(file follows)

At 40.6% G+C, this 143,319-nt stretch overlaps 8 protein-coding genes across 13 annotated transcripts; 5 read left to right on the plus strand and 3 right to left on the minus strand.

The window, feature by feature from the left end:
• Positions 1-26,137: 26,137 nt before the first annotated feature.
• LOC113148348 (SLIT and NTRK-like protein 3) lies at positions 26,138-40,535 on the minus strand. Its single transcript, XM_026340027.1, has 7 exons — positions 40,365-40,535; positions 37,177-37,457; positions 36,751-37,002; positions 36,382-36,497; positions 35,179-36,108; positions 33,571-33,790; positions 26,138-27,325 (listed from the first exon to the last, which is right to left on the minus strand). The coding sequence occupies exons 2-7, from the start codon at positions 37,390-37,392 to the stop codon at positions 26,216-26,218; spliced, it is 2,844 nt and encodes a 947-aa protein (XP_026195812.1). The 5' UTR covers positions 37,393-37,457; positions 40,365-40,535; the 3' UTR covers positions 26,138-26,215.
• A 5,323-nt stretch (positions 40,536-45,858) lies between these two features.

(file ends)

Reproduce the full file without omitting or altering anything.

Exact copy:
At 40.6% G+C, this 143,319-nt stretch overlaps 8 protein-coding genes across 13 annotated transcripts; 5 read left to right on the plus strand and 3 right to left on the minus strand.

The window, feature by feature from the left end:
• Positions 1-26,137: 26,137 nt before the first annotated feature.
• LOC113148348 (SLIT and NTRK-like protein 3) lies at positions 26,138-40,535 on the minus strand. Its single transcript, XM_026340027.1, has 7 exons — positions 40,365-40,535; positions 37,177-37,457; positions 36,751-37,002; positions 36,382-36,497; positions 35,179-36,108; positions 33,571-33,790; positions 26,138-27,325 (listed from the first exon to the last, which is right to left on the minus strand). The coding sequence occupies exons 2-7, from the start codon at positions 37,390-37,392 to the stop codon at positions 26,216-26,218; spliced, it is 2,844 nt and encodes a 947-aa protein (XP_026195812.1). The 5' UTR covers positions 37,393-37,457; positions 40,365-40,535; the 3' UTR covers positions 26,138-26,215.
• A 5,323-nt stretch (positions 40,536-45,858) lies between these two features.